Three American defense contractors kidnapped by Colombian rebels pleaded in an interview for authorities to negotiate their release and not risk a rescue, saying they would likely die in the attempt.

The interview by a Colombian journalist was the first since the men were captured after crash-landing their plane in the jungle-covered mountains of southern Colombia in February.

"I don't want to die. I don't want anybody dying trying to get me out of here," Keith Stansell (search), one of the captives, said in the interview, which was taped in July but will get its first public airing Wednesday when it is broadcast by the CBS program 60 Minutes II.

In the interview, Stansell, from Georgia, sits next to Thomas Howes (search) and Marc Gonsalves (search), who are from Florida. They wear camouflage uniforms that match those of the armed rebels who surround them in what looks like a cramped wooden shed. The kidnapped men have no visible injuries.

"Don't stay up at night worrying about me," Howes, 50, says, addressing his family. "I'm going to be OK. There is no torture. My health is fine. I love you very much. I just want to get home to you guys as soon as I can."

In turn, each man makes a similar statement under the watch of their rebel captors.

The Colombian freelance journalist, Jorge Enrique Botero, has spent years covering the Revolutionary Armed Forces of Colombia (search), a rebel group known as the FARC that is waging a 39-year war against the Colombian government. After an 11-day trek, Botero was allowed to interview the men for about two hours.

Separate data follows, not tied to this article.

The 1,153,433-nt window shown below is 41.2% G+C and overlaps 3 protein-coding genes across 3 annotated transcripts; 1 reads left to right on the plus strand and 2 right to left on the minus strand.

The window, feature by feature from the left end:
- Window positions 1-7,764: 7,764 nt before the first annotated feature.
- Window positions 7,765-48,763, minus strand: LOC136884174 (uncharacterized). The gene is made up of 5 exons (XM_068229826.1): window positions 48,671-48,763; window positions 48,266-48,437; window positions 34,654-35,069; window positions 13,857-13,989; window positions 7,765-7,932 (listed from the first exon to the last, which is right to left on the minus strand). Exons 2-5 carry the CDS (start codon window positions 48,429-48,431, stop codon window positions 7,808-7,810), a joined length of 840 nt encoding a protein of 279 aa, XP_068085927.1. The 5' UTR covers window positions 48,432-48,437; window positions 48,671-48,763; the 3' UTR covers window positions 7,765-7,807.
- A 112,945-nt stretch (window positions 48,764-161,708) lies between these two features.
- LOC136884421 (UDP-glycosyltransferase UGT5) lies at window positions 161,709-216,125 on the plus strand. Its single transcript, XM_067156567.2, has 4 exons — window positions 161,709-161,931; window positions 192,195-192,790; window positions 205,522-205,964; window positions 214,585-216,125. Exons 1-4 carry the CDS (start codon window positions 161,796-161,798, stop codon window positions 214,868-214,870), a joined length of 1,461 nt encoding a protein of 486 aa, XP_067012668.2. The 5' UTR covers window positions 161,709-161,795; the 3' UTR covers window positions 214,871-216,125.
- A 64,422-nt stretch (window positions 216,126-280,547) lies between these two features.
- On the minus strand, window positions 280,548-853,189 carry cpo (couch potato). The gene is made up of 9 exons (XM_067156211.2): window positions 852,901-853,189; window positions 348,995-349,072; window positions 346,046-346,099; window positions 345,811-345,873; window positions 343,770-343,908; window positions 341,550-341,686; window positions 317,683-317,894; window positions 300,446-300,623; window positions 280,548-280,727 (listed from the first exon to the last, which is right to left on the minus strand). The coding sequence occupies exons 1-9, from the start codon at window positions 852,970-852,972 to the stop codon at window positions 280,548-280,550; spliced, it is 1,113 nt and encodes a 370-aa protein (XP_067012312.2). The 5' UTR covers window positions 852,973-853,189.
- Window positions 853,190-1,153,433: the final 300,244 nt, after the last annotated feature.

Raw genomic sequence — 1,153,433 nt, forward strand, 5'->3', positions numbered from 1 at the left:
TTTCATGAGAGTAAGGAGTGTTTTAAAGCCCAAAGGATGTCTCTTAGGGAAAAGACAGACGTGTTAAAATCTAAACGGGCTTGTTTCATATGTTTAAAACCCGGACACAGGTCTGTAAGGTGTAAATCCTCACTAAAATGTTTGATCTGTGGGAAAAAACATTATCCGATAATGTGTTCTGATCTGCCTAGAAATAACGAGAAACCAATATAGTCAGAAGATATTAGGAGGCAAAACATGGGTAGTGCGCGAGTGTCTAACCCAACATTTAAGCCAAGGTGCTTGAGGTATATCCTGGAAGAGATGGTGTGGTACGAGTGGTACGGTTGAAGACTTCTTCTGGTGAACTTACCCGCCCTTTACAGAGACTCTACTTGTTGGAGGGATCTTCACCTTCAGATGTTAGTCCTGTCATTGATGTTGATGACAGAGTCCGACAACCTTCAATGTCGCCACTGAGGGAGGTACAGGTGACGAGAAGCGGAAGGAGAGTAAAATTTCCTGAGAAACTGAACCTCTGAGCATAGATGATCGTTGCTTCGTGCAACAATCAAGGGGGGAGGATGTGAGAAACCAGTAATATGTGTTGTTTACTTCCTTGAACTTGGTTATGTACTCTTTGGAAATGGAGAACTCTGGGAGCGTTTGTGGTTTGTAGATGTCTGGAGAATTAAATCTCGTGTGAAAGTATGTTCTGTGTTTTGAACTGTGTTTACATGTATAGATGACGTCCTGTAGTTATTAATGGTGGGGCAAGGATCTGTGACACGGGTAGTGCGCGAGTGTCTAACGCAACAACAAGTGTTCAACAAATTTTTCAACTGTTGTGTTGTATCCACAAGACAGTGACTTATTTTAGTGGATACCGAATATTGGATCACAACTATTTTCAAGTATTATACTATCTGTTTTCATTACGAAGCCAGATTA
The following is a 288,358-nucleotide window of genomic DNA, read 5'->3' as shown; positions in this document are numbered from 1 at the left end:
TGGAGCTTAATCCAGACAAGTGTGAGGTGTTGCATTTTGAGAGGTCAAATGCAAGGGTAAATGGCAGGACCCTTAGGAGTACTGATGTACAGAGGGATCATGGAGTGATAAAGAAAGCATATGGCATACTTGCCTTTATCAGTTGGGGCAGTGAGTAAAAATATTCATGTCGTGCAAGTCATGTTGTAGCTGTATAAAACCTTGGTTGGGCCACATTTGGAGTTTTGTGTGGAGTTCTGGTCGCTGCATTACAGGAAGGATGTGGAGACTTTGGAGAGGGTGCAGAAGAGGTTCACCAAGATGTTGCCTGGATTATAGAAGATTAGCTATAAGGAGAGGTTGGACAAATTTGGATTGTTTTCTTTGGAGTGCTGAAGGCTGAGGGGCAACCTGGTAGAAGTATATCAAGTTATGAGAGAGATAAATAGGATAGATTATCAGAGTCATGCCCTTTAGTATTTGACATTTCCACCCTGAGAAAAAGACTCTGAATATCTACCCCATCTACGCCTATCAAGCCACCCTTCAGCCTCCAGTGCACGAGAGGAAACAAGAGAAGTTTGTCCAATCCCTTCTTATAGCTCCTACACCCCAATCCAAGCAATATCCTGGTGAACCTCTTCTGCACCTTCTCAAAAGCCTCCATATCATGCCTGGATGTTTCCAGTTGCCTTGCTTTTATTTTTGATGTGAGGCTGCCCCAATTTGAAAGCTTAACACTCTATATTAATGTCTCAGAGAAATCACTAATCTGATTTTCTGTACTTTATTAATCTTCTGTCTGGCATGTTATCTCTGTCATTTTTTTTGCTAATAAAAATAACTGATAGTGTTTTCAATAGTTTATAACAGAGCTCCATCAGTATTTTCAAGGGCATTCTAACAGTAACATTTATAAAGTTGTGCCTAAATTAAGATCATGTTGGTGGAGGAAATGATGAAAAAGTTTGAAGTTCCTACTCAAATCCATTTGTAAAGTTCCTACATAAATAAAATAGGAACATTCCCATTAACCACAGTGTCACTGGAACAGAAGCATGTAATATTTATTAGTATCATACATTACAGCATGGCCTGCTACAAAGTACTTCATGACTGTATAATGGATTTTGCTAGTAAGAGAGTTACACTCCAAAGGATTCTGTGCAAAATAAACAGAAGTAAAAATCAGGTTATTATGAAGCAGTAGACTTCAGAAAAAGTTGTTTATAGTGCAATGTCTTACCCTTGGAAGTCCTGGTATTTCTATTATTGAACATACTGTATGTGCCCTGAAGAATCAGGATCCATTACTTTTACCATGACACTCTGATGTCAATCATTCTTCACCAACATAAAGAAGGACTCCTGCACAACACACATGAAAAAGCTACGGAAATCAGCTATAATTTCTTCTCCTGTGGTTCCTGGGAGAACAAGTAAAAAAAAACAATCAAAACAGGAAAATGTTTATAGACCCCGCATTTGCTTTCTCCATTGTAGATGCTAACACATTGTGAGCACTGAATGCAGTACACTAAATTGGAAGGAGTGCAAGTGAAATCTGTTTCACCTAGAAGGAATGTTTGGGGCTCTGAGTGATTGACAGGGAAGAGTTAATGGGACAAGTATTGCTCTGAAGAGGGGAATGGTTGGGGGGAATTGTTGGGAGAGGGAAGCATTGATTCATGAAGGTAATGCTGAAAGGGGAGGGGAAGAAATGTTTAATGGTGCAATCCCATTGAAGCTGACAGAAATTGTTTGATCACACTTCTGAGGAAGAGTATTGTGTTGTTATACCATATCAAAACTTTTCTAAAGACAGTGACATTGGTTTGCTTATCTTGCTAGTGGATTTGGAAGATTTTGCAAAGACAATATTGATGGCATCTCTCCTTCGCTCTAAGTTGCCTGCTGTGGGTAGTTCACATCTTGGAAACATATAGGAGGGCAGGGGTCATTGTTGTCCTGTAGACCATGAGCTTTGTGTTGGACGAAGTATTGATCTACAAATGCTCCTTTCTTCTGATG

Botero and two Americans, Victoria Bruce and Karin Hayes, produced a documentary about the kidnapping called "Held Hostage in Colombia." An edited version will air Thursday on the History Channel and a director's cut is being released separately.

The producers showed the men's statements to their families, and turned over copies to the FBI under the threat of a subpoena, Bruce said in an interview Sunday.

The kidnapped Americans say they are kept under tight security and mostly isolated from each other and from news about the outside world.

They described their crash-landing in territory controlled by the FARC. Howes said the single engine on their Cessna failed at about 13,000 feet, forcing them to land on a "postage stamp-sized" area in a mountainous patch of southern Colombia.

Rebels quickly surrounded the downed plane.

"We had no chance to escape," Stansell said. "We crashed right on top of them."

Shortly after the crash, the rebels executed Thomas Janis, the U.S. pilot of the plane, and Luis Alcides Cruz, a Colombian Army sergeant aboard.

In the tape, the men questioned the wisdom of flying a single-engine plane over hostile territory.

"Would we do it again? I don't think any one of the three of us would put our faith in one motor in the mountains over Colombia," said Howes, the co-pilot.

Three other American colleagues also died when their plane crashed while searching for the captured trio on March 25.

Stansell, Howes and Gonsalves were in Colombia working for California Microwave Systems, a subsidiary of Northrop Grumman Corp. The company was measuring and photographing fields of coca, the raw material for cocaine, under contract for the U.S. government, Stansell said.

A FARC commander, Jorge Briceno, tells the men they will only be released in exchange for rebels being held in jail. Stansell and the others warn a rescue raid would be disastrous for them.

"We sit in the middle of the jungle. We are in the world of the FARC. We are not in our world," he said. "There are people around us at all times ... When you get there, we're going to be dead."

In the documentary, relatives of the men complain bitterly that not enough is being done to secure their release. Gonsalves' mother, Jo Rosano of Bristol, Conn., claims it's because the men are civilian contractors.

"I think that they think these three men's lives are worthless," she said. "Because if they were in the military, it would be a different story."